How can anybody who dare to call her-/himself Human Being give absolution to the participants of the industrial level of massacre of another Humans, particularly when those humans haven’t done a thing against anybody else, only happened to born belonging to a group with different religious view?

    I was a kid, I guess somewhere like twelve when searching in the attic I opened an old chest with various items in it, a load of devaluated bills, pre-war newspapers and calendars, and documents. Among these I’ve find “certificates” with close semblance to the dog’s and horses pedigree, which proved that my parents and grandparents were “purebred Arians”, in original “Tisztafajú árja”…(I just couldn’t get over on it ever since, that such times and rules even existed…)

    Lo and behold, this is the era what the present government with the help of the esteemed Mária Schmidt want to restore in it’s full glory, and they are on the way just to do that.

    And the worst of all, that she even an educated, literate person, as opposed to Orbán and his gang, even though she will go along.

    The place, otherwise, Budapest, Hungary, and the year is 2014.

  27. @ tappanch – Just how could anybody compromise in these questions?
    I mean, it was 50% OK to deport the people, only the other 50% is questionable?
    Enlighten me, please!

  28. Eva, as always, you don’t understand me because you don’t want.

    “Your long entry is again nothing else but hairsplitting.”

    My entry was short – a long one was my quote of Mr. Lantos. But in my entry I criticized him for giving all the praise to Col. Koszorus instead of Horthy. Do you deny the Colonel’s existence and his commanding? Fine. But you surely do not deny that the troops were used to stop the deportations? And who was their commander then? And does it really matter?

    >Go and read a reliable history book. I suggest,

    Thank you for your advice. Are the books and articles by professors Deak, Braham, Sakmyster, Karzai, Patai, Snyder, Hilberg, Kinga Frojimovics, records of Eichmann’s trail sessions are NOT RELIABLE enough from your point of view? Would you call them all corrupted?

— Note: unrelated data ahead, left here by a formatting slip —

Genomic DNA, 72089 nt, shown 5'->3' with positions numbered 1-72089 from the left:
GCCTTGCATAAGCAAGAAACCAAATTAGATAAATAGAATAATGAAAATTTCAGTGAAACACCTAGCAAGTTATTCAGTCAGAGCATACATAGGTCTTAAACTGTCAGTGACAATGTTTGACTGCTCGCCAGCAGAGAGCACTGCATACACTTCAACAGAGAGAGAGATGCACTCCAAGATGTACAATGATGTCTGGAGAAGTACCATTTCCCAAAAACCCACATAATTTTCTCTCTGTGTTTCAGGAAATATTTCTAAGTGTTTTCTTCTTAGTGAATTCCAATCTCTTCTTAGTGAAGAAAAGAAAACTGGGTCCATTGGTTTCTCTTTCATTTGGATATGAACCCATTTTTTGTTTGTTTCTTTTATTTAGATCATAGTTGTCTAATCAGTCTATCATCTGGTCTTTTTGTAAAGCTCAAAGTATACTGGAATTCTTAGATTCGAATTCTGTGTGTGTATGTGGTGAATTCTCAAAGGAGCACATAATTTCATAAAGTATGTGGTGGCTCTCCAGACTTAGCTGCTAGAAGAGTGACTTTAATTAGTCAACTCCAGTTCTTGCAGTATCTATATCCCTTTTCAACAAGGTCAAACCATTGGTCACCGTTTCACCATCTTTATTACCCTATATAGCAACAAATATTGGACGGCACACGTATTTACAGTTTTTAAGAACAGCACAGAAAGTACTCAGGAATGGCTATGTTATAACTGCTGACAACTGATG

29. Marcel Dé (@MarcelD10) :

    There’s no need to fear, it’s a sound democratic activity.

    I think my reading comprehension is pretty good and nowhere did I mention any fear in what I wrote. I tried to illustrate though a hypotethical example that this can not be an effective tactic under any circumstances. This is more like stressing a point than expecting anything to come out of it.

    For example what would you say if the party KDNP were to make the following demands

    1. Remove András Heisler from any leadership positions within Mazsihisz
    2. Former Munkásőr (Communist guards) cannot be in a position of power
    3. Democratic norms demand that Mazsihisz distances itself from the Munkásőr (Communist guards) including any former Munkásőr

    If our demands are not met, within 1 month we will boycott Mazsihisz completely.

    Now I think you would (correctly) say that their aim is not to remove Heisler, it is to call attention to their political point that they are trying to make. And they do not expect Mazsihisz to remove its leader.

    Similarly if Mazsihisz’s goal were the removal of Szakály they would start backroom negotiations and offer large concessions in other areas in return. By making fully public demand lists, while offering nothing in return they are ensuring that none of the demands can be fulfilled without large extra costs (losing face). This actually heavily works against things happening in the list.

    Do you remember when in 2006 Fidesz publicly demanded the resignation of Gyurcsány, with a 72 hour ultimatum? It strengthened Gyurcsány’s position by a large amount, wouldn’t you agree? Then how can you not see the exact same concept work in the exact same way here?

  30. I’ve found the M.Schmidt – interview what I referred to in the archives, the part what I mentioned is between the 16.00-18.00 minutes, but if you have patience worth to listen to the whole (the interview starts at 06.00) – an excellent picture of the powers that be and it’s humble (?) servants.

    [audio src="http://www.klubradio.hu/klubmp3/archiv/20140129/klub20140129-162854.mp3" /]

  31. Eliezer and Mr. Paul, please check the effect of the misinformation by Fidesz on yourself.

    Do not hang up you honesty before trying to confuse us.

    Let us agree on the character of the Fidesz leadership as one of dishonesty.

  32. “I tried to illustrate though a hypotethical example that this can not be an effective tactic under any circumstances.”

    Cannot under any circumstances??

    What about under the circumstances where someone makes certain demands, they are met, and that person is then satisfied?

    You may not think that is likely, but that isn’t the same as claiming that this “cannot be an effective tactic”.

  33. “What about under the circumstances where someone makes certain demands, they are met, and that person is then satisfied?”

    You make my point for me. Even in that case it is easier to agree if the demand was not made publicly. Then the acceptor can pretend it was “his idea”, “own free will” and similar. If the demand is publicly made accepting causes additional reputational costs thus making it harder to accept. But let us watch what happens.